However, before discussing the flowchart of FIG. 2, it may be appropriate to provide a context for the search process example by discussing the presentation of the messaging application to the user shown in FIG. 3A. FIG. 3A is an example of a user interface that is a screen presentation generated by an example of the messaging application search service that illustrates an example of an on-going chat between a user 103 and another person, Caraline. In the example, the user interface as described herein is the portion of the display 310 that is shown above the keyboard 370 regardless of whether keyboard 370 is a physical keyboard on the mobile device 300 or a virtual keyboard presented on a touchscreen display (as described in more detail with reference to FIG. 4). The user inputs characters and symbols into the messaging application or the respective input spaces (e.g., search bar) of the user interface using the keyboard 370. The mobile device 300 of FIG. 3A includes a display screen 310 that is presenting the user interface of a messaging application. The messaging application user interface includes a number of information areas.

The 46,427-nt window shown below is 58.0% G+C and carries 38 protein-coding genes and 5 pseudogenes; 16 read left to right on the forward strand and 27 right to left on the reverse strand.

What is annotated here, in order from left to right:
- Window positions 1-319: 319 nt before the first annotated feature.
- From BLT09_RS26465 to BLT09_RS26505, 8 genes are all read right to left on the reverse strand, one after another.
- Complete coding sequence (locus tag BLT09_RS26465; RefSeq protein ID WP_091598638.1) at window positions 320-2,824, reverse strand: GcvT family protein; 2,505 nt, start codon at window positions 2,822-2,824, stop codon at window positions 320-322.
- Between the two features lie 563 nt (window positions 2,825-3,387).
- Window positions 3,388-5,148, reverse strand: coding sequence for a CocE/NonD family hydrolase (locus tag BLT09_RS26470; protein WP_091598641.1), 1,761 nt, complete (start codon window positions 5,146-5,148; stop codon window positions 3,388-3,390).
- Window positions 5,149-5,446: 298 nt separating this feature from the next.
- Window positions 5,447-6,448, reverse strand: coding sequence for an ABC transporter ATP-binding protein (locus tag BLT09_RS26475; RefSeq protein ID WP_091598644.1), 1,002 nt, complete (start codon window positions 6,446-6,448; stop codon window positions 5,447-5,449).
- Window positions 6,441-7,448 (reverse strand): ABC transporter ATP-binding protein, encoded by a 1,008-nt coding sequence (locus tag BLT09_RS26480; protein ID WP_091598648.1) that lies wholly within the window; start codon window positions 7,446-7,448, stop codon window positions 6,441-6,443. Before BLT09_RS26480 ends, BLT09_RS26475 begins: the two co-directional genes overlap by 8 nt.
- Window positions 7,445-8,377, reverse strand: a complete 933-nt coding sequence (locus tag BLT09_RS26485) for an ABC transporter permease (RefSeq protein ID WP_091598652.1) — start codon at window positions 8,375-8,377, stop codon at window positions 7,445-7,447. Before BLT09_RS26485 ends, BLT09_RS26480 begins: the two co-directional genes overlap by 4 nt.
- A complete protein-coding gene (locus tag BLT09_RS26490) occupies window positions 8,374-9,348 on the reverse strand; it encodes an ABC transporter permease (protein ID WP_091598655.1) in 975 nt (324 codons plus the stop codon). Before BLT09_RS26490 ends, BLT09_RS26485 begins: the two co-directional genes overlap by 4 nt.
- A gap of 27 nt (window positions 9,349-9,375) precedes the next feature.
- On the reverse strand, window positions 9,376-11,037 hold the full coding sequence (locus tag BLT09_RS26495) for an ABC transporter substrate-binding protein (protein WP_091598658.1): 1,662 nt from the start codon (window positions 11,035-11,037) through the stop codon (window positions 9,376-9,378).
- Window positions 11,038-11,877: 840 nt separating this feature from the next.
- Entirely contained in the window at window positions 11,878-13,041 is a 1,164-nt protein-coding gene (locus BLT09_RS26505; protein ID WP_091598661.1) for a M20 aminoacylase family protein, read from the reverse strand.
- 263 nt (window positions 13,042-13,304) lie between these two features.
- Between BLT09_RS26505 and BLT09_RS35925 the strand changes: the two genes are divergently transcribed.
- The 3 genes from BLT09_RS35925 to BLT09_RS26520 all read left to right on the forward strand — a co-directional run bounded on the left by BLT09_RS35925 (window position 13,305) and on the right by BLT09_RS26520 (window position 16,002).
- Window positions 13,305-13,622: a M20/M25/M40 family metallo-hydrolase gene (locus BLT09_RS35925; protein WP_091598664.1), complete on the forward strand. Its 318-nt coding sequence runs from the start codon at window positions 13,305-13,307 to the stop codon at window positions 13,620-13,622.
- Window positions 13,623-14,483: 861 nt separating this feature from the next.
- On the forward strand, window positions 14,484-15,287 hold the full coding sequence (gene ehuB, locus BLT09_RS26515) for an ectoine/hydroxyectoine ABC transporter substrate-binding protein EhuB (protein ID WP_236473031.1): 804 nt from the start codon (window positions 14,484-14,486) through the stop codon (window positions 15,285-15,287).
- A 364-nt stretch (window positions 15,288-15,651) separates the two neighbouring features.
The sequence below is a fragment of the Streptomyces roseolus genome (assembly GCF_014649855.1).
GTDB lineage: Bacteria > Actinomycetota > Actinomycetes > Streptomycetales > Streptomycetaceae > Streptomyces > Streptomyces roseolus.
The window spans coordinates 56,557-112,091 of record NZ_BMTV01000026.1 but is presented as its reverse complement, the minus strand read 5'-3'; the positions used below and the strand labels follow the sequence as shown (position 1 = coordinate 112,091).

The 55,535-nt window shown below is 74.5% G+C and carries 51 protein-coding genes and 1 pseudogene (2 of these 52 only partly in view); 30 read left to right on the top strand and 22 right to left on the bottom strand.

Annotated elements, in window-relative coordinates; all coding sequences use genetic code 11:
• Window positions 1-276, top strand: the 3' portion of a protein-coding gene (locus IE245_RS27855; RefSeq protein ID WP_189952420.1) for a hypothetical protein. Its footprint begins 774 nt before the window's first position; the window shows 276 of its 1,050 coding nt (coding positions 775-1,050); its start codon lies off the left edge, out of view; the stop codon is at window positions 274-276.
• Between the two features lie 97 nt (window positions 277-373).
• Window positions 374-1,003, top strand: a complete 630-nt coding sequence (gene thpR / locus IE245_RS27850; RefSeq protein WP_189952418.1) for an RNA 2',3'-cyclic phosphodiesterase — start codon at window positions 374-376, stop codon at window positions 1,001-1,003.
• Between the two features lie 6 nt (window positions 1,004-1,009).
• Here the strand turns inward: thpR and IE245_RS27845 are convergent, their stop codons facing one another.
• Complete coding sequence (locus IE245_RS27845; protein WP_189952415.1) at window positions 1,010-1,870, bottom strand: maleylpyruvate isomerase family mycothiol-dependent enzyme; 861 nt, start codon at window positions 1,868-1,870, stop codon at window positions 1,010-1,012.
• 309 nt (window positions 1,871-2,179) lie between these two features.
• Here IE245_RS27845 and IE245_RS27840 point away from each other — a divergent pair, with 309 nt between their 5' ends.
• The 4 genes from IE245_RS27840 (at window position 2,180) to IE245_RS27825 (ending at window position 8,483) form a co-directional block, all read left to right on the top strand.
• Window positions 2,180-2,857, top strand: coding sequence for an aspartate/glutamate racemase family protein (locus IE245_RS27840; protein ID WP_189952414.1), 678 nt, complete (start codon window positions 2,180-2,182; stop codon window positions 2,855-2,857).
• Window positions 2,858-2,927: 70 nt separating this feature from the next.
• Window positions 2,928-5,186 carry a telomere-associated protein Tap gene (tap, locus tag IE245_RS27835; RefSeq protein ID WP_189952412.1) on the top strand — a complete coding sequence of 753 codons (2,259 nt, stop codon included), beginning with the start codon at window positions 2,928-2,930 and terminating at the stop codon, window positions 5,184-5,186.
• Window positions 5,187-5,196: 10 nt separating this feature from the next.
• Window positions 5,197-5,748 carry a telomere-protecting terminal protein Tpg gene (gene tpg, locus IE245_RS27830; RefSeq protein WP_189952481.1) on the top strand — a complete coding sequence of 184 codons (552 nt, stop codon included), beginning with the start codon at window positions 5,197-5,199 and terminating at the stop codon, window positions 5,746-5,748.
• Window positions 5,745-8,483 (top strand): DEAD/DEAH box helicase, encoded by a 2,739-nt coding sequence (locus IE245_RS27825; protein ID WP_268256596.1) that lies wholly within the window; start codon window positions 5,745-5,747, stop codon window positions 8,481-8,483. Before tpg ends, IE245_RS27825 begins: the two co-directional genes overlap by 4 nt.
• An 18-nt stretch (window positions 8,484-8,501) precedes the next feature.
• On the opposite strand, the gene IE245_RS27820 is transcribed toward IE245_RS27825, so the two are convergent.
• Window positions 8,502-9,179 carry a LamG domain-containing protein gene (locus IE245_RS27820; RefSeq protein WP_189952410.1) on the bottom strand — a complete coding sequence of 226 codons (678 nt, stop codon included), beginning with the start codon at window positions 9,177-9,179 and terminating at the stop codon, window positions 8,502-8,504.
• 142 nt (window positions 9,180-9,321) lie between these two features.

For example, at the top of the messaging application user interface is a menu bar 320. The menu bar 320 identifies the person or entity (i.e., the contact) with whom the messaging application is messaging, or preparing to message. The menu bar also includes control buttons 322 (labeled “MSGS”) and 324 (labeled “Edit”) for respectively returning to messages from other persons or entities and for editing information related to the listed person or entity (i.e., contact). Individual messages, such as messages 341, 342 and 343, may also be presented on the display device 310 in a thread portion 340 of the user interface. When a user wants to send a message, via the messaging application, the user enters characters (e.g., letters, numbers, symbols, punctuation marks, and the like) by interacting with an input device, such as keyboard 370, which may be presented in a display device 310 (e.g., when implemented as via a touchscreen), or via a microphone 375.